Chapter 7 has entry level projects like: Digital Chronometer, Dice, Euro Millions Lottery Numbers, Geography Lesson, and Primary School Mathematics. Of course, any 10-year old can find the sleek equivalents of these in the Android Play Store in less than a minute, but their educational content is practically zero compared to going through the motions of “designing” and programming your own app, and learn as you progress.
 


The simple projects in Chapter 7 purposely use hardly any of the higher-level features of B4A explained in the preceding theoretical chapters of the book. Features like arrays, error handling and access to the smartphones inbuilt sensors are left to the “heavier” projects involving external computers, W-Fi, cellphone networks and the Internet.
But fist, the sensors available in the typical Android smartphone are explored in Chapter 8. Again, we learn about programming them through projects: Ambient pressure meter, Ambient light level meter, Proximity meter, accelerometer, and speech output. As in chapter 7, none of the programs make a claim to competing with commercial apps, and instead excel in crisp and clear elucidation how things work. In fact, the projects have a strong triggering effect, I mean constantly urging you to “do your own tweaking” as many Elektor readers seem to like best about the electronics hobby.

Enter Raspberry Pi, Arduino and ESP32

Although a cable connection between your Android smartphone and an external ‘computerette’ like an Arduino or a Raspberry Pi opens up a wold of programming possibilities, the book proposes going through Wi-Fi or SMS (texting) with the added benefit for readers of learning how to program these methods of communication. After all, who wants wires in 2019? No under-25 I have come across recently.
In Chapters 10 – 13 the following Wi-Fi and SMS (texting) interfaces are explained in great depth for use later on with the more complex projects.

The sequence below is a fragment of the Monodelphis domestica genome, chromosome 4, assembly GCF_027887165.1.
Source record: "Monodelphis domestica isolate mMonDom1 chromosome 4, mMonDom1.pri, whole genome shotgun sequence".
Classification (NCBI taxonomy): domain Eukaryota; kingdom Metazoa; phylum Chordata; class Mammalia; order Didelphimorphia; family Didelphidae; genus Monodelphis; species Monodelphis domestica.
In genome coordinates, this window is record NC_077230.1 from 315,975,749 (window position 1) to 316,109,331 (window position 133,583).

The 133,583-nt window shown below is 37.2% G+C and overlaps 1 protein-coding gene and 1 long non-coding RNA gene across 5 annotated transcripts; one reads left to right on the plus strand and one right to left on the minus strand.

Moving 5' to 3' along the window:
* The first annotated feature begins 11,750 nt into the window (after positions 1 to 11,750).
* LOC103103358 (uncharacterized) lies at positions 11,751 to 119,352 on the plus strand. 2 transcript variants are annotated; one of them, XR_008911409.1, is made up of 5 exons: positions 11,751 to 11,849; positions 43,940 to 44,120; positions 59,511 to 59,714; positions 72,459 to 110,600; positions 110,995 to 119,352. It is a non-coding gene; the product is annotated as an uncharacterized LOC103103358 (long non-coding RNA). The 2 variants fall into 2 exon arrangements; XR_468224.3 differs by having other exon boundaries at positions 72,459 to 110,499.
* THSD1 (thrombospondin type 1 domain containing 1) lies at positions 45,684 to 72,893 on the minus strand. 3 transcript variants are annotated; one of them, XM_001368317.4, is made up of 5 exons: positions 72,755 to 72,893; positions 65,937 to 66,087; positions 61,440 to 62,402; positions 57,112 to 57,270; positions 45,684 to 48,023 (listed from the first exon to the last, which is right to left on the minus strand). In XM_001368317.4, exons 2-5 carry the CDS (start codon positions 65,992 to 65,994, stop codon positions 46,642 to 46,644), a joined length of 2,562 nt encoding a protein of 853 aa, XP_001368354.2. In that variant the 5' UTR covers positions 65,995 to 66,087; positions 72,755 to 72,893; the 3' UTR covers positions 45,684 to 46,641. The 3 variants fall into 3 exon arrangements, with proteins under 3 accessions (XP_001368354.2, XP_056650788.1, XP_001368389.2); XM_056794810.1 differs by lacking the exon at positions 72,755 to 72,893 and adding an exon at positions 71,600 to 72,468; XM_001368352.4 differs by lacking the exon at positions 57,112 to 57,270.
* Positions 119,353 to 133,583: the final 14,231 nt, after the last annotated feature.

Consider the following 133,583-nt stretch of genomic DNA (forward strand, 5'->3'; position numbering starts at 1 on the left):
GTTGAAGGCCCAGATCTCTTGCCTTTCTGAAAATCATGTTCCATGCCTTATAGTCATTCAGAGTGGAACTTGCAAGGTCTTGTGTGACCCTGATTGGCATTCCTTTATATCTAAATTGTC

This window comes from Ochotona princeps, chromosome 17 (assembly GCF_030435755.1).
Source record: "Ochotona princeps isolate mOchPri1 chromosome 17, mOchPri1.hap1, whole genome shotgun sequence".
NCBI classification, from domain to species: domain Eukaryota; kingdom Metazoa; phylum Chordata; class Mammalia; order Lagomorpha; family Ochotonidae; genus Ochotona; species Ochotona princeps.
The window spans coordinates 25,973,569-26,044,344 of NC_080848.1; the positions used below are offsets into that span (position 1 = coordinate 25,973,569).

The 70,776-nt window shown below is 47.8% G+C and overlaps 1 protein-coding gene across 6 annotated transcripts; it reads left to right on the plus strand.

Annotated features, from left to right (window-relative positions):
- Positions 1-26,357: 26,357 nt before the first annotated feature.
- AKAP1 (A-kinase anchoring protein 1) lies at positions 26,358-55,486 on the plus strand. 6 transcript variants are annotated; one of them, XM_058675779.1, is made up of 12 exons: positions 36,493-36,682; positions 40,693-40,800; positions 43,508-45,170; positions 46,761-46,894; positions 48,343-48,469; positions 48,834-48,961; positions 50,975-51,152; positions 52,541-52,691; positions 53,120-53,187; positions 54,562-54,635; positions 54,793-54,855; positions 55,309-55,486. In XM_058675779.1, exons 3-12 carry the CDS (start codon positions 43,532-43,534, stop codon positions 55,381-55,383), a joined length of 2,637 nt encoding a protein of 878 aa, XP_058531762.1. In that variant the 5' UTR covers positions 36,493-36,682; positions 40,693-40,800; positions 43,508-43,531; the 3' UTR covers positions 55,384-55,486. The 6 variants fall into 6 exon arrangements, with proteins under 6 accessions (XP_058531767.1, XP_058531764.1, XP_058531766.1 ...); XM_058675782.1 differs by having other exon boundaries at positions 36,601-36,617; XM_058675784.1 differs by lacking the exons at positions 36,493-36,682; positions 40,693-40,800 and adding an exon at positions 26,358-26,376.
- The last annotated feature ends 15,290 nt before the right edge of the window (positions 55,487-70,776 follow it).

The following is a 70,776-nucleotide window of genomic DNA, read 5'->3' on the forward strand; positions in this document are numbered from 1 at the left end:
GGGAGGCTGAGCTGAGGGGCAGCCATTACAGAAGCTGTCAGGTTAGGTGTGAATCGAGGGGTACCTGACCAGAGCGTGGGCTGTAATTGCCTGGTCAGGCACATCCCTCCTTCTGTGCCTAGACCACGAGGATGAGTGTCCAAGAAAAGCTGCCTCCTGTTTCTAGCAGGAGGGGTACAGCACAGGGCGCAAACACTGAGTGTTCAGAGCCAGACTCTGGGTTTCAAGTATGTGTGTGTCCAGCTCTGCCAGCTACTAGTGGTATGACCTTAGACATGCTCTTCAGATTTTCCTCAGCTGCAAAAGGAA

Ch. 10: Android to PC (Wi-Fi)
Ch. 11: Android to RPI (Wi-Fi)
Ch. 12: Android to RPi 3 (SMS)
Ch. 13: Android to Arduino (Wi-Fi)
Ch. 14: Android to Arduino (SMS)

SMS I found a bit old hat initially until I realised it is useful and resilient for remote monitoring and control of equipment “with a number on the cellphone network” through one of these cheap 3G/4G modules. Like the heating system in a holiday home!
In chapter 15 I was delighted to see a relative newcomer: the Espressif ESP32 microcomputer. The chapter journeys from a short introduction to the device, to an LED flasher as a get-you-going example (which is not terribly original), and then to a millivoltmeter as a project. I would like to have seen the ESP32 given more coverage in the book. Also, the millivoltmeter project, although it has good educational value for B4A and Android programming, does not do justice to the computing power of the ESP32. A logging function, for instance, would have made the project more interesting, or the multiplexing of several inputs.
 


And I found the BBC micro:bit sadly missing.  ( >> READ ON)
 
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